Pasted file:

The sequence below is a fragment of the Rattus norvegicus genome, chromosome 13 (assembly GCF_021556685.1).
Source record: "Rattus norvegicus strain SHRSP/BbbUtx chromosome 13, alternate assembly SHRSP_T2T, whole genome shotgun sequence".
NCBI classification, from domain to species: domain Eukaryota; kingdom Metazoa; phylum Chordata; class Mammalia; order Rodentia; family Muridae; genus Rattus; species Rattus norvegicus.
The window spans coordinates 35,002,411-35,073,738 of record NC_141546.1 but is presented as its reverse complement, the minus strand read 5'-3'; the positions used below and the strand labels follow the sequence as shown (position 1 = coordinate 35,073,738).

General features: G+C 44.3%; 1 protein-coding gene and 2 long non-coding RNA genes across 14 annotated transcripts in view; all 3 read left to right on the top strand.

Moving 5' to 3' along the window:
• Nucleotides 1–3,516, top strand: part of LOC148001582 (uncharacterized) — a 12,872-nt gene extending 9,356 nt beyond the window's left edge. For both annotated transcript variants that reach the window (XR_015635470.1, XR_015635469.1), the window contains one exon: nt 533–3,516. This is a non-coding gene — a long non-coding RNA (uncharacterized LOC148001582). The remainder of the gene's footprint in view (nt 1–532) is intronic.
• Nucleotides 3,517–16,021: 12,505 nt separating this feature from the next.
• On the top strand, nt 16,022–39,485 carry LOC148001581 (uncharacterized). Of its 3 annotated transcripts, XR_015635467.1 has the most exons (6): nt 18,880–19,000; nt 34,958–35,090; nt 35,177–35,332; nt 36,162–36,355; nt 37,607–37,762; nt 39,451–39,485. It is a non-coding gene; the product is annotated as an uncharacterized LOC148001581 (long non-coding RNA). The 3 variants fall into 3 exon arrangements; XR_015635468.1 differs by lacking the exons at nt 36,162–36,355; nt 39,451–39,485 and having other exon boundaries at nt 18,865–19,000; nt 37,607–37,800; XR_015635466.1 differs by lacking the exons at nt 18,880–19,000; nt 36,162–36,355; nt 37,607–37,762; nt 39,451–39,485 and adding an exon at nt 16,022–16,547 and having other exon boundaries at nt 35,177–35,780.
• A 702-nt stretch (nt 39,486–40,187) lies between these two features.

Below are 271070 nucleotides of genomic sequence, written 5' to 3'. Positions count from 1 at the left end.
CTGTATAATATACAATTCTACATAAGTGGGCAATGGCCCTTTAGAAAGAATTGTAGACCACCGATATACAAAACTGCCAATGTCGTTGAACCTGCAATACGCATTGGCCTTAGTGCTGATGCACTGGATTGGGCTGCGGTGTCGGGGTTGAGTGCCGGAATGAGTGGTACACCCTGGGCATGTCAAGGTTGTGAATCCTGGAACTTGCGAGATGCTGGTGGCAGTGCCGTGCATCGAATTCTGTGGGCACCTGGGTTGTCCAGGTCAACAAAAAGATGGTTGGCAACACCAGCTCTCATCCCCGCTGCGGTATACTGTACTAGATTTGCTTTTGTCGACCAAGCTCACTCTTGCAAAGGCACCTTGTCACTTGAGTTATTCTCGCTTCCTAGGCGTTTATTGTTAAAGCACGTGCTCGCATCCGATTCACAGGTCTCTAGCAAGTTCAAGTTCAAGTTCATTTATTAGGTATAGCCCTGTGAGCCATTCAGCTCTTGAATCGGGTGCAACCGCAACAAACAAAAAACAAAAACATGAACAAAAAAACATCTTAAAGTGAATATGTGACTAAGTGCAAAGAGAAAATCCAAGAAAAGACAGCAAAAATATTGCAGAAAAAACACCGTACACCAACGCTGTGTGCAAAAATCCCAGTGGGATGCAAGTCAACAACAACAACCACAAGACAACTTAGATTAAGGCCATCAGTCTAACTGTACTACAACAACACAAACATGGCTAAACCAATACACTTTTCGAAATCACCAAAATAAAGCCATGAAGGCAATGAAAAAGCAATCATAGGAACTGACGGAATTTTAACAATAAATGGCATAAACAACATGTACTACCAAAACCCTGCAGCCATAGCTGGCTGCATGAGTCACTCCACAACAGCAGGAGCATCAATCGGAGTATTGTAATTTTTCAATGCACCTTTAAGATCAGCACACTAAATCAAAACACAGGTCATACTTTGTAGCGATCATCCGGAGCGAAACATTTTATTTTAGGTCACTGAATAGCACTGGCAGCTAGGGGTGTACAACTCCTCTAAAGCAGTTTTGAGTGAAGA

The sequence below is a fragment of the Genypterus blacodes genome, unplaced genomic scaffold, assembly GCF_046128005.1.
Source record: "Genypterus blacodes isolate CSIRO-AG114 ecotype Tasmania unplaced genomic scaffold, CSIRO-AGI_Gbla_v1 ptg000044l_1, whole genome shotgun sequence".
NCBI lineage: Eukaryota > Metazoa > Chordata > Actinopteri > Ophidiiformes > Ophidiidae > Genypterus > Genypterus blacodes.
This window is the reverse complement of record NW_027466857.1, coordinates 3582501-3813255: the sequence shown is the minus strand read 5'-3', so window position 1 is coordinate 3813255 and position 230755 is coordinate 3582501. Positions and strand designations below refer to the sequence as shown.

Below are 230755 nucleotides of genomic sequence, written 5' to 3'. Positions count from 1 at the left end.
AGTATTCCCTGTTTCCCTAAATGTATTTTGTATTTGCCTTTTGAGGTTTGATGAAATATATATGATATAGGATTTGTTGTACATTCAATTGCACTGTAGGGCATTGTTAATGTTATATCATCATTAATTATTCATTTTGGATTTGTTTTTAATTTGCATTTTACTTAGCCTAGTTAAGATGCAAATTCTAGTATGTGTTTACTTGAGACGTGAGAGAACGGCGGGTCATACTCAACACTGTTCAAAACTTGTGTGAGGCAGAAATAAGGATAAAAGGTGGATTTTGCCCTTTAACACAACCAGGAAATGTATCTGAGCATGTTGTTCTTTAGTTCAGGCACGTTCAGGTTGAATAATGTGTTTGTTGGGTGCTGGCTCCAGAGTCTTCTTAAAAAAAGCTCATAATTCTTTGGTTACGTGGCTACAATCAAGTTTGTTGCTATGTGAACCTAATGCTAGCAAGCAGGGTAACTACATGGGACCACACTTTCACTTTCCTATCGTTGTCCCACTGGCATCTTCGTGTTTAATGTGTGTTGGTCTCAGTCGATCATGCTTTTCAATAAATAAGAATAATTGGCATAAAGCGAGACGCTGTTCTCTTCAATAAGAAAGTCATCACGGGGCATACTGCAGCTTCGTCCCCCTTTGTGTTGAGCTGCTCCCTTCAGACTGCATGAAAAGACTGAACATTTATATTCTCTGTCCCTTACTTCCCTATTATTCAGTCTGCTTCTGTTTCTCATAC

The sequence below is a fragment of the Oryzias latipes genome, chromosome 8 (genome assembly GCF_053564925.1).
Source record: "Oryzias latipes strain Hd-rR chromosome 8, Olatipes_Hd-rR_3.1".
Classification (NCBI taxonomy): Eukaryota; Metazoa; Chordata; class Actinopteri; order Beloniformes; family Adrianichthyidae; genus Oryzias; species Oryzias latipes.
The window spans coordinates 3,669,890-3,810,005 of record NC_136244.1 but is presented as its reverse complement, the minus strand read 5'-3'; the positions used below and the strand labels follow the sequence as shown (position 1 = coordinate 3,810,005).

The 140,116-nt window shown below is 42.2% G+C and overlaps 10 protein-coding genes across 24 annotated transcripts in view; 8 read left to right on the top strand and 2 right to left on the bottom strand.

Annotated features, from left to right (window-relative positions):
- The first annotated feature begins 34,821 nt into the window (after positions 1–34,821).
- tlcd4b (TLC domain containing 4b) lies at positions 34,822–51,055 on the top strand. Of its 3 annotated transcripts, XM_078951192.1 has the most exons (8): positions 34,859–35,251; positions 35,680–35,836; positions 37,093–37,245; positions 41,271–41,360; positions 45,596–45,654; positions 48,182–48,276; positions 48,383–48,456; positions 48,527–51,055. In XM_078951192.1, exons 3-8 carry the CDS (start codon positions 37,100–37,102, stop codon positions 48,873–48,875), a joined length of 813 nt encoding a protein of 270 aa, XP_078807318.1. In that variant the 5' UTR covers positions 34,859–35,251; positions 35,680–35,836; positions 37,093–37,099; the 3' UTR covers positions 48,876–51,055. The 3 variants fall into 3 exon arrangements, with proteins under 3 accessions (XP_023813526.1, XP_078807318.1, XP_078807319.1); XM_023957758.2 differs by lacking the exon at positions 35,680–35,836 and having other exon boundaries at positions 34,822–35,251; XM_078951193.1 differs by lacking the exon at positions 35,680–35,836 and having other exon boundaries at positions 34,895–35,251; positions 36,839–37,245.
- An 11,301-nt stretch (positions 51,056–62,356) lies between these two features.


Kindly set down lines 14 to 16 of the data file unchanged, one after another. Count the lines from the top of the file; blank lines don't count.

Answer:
Source record: "Genypterus blacodes isolate CSIRO-AG114 ecotype Tasmania unplaced genomic scaffold, CSIRO-AGI_Gbla_v1 ptg000044l_1, whole genome shotgun sequence".
NCBI lineage: Eukaryota > Metazoa > Chordata > Actinopteri > Ophidiiformes > Ophidiidae > Genypterus > Genypterus blacodes.
This window is the reverse complement of record NW_027466857.1, coordinates 3582501-3813255: the sequence shown is the minus strand read 5'-3', so window position 1 is coordinate 3813255 and position 230755 is coordinate 3582501. Positions and strand designations below refer to the sequence as shown.